since I realized this with Skyrim and Borderlands, I've stopped playing AAA this generation with hopes that we're seeing a lot more ports like this on psvr2. We'll see if this is the case or we're back to indieland minigames...

I for one could live off playing just the likes of Killzone 2 or Resistance in VR. or RDR1.
The good news is that PS5 is actually quite powerful when running flat games. Titles like the Resident Evil 8 demo and Dirt 5 run at native 4K60 (Dirt in resolution mode, but is almost identical to graphics mode), so even if they were downgraded to around 1440p per eye in VR they would still look nice. For comparison, on PS4 Dirt 5 can't maintain 60fps while varying between 900p and 720p, with worse graphics.


Two 1440p images is still less pixels than a single 4K one, and they could employ dinamic resolution, checkerboard rendering and other techniques to improve visuals further.
 

Romulus

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The Last of Us is generic zombie stuff.
Uncharted is off brand Indiana Jones.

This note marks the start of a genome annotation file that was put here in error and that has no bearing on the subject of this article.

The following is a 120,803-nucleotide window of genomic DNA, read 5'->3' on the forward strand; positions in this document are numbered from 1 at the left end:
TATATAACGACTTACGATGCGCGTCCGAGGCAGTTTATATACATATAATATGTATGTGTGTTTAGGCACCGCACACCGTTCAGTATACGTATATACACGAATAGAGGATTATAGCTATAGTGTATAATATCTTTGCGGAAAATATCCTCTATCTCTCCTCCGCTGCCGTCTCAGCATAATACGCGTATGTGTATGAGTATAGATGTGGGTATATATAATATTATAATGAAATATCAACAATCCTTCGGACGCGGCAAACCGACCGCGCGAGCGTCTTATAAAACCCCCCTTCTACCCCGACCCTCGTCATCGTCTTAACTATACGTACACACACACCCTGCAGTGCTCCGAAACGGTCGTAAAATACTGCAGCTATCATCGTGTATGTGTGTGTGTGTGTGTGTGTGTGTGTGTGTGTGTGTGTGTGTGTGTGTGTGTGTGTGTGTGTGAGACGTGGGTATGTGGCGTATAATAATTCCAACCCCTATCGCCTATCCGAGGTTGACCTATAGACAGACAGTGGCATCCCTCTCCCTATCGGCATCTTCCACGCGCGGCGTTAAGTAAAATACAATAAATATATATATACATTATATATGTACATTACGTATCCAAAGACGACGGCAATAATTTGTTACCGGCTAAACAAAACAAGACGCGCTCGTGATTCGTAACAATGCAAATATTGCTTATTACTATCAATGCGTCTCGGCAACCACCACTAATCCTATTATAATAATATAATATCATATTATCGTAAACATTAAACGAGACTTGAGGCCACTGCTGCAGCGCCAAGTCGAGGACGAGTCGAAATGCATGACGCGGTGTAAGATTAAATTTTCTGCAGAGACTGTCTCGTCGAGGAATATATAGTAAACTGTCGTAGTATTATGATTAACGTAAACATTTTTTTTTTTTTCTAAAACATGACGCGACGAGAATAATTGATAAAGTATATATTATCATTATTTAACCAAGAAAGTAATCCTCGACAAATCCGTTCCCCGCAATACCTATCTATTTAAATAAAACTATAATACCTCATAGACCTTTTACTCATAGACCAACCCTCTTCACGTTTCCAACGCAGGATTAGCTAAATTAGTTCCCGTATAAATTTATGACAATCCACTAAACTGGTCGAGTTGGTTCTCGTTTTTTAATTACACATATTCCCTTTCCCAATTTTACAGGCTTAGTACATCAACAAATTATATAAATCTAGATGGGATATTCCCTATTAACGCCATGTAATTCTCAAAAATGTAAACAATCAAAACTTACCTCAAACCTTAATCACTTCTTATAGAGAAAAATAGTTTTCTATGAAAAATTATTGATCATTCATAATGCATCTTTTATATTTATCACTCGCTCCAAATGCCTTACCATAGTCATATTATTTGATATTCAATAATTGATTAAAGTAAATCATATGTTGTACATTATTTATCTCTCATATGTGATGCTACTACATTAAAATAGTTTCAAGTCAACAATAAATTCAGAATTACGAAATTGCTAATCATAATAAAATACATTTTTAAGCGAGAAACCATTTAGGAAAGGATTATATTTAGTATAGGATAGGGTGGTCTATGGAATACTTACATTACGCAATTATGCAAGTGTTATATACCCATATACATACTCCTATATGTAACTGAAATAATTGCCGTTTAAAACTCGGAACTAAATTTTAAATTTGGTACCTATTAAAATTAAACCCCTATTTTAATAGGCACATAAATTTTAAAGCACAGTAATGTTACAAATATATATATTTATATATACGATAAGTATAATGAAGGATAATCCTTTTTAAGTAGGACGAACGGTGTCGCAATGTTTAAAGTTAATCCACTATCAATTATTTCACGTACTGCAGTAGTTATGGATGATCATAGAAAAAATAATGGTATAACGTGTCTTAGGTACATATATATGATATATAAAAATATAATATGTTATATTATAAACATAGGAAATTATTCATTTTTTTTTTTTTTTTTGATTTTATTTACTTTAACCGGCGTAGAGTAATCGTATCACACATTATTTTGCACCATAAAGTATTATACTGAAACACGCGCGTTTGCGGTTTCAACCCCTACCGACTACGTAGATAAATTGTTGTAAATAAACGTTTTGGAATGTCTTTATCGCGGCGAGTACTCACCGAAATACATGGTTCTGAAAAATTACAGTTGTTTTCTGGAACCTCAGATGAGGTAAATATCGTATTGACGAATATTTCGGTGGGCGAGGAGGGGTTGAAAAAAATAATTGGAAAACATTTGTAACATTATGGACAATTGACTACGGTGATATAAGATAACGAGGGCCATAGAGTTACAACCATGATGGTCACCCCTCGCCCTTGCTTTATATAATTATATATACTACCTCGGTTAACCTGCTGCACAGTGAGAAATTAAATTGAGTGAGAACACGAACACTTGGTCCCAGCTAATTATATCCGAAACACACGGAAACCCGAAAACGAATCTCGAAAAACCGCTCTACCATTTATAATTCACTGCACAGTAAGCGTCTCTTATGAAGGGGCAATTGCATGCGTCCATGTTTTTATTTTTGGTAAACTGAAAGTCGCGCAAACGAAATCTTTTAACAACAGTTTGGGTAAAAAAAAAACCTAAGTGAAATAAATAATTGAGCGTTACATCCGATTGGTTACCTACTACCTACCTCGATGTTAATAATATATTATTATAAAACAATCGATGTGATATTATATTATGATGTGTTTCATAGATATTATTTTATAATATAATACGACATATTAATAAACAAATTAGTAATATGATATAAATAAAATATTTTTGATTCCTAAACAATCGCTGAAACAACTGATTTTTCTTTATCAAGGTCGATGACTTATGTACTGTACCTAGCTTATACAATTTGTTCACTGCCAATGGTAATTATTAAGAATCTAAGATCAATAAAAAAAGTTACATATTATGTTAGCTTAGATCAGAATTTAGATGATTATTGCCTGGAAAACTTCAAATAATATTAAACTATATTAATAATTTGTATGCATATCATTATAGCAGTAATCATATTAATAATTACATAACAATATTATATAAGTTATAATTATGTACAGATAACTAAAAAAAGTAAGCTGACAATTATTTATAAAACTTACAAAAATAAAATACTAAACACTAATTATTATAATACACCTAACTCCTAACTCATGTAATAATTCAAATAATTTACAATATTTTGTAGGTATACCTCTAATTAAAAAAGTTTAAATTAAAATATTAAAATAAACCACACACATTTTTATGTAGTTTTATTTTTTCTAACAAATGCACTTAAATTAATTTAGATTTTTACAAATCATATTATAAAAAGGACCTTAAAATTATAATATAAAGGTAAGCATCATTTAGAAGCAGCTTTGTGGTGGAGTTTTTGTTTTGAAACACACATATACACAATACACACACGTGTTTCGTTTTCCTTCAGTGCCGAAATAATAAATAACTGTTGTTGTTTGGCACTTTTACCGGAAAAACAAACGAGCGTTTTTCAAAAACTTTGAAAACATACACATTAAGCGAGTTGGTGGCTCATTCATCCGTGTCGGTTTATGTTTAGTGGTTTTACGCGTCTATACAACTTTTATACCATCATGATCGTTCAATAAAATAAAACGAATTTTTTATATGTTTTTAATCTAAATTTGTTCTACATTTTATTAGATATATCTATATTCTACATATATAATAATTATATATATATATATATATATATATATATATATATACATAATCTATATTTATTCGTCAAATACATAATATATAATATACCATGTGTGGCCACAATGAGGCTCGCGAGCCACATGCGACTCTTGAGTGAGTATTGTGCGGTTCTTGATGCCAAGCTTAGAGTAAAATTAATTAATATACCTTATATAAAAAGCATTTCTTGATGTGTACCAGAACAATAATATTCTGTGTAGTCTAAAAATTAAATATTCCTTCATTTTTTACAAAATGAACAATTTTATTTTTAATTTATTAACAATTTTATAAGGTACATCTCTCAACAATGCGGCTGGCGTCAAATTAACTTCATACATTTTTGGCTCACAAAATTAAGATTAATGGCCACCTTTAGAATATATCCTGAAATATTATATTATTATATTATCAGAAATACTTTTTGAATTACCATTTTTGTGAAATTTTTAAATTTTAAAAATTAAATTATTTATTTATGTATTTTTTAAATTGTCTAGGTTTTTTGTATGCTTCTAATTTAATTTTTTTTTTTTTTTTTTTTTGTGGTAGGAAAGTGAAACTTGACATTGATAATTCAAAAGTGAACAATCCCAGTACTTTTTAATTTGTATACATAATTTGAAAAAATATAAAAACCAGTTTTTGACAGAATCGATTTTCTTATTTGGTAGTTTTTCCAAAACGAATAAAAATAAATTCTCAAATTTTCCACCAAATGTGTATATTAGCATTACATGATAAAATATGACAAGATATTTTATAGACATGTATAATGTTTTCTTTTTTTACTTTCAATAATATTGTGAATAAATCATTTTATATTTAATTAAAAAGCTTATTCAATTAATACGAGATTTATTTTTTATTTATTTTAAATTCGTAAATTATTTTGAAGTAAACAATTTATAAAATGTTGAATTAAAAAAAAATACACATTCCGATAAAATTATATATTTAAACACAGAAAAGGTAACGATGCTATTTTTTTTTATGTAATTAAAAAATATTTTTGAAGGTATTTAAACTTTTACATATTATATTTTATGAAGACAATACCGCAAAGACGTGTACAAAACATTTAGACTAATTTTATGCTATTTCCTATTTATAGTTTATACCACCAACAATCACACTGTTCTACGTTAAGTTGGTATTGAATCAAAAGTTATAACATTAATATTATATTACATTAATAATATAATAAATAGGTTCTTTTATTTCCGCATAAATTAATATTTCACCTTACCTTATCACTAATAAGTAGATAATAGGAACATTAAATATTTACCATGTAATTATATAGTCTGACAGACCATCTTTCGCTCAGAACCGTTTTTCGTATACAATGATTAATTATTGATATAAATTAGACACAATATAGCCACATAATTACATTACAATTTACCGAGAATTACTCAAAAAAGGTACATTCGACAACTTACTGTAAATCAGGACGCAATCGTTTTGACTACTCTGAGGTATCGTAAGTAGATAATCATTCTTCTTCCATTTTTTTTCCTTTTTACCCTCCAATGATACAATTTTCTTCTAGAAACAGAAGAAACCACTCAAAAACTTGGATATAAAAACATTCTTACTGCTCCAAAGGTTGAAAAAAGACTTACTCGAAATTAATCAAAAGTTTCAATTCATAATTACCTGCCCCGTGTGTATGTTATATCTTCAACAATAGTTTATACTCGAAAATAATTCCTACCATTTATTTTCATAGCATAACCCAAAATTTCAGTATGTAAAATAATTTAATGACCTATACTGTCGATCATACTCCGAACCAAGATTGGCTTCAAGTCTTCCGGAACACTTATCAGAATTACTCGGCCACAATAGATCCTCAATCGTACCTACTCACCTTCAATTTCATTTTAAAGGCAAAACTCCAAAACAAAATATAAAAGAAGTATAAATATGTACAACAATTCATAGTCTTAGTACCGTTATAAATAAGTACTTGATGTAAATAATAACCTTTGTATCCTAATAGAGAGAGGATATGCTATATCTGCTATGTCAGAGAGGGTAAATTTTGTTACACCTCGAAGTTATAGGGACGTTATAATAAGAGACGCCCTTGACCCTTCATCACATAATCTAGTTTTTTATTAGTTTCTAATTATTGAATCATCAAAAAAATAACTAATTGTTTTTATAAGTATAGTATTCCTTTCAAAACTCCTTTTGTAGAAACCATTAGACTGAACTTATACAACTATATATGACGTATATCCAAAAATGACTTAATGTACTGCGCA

God of War is vapid.
Gran Turismo is cars.
Ratchet and Clank is a children's show.
Astrobot?

Horizon is the only Sony IP that has any value from a creative perspective. It's the closest thing they have to their own Star Wars.

Everything else is meh.

I'm strictly talking about IP, not the quality of individual games or franchises.

I mean you can literally discount any franchise using these contrarian tactics. "Rip off, casual, generic, boring."

Try harder.
 
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turtlepowa

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Resident Evil 7 was not shitty. Despite being limited to Dualshock it was still far better to play than flat. If RE8 gets ported it can use the new controllers and be as immersive as any VR exclusive.
With shitty i didn't mean the game, i meant Sony's move to buy VR exlusivity for it and keep it away from pc. That doesn't help VR to become more popular.
 

Men_in_Boxes

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I mean you can literally discount any franchise using these contrarian tactics. "Rip off, casual, generic, boring."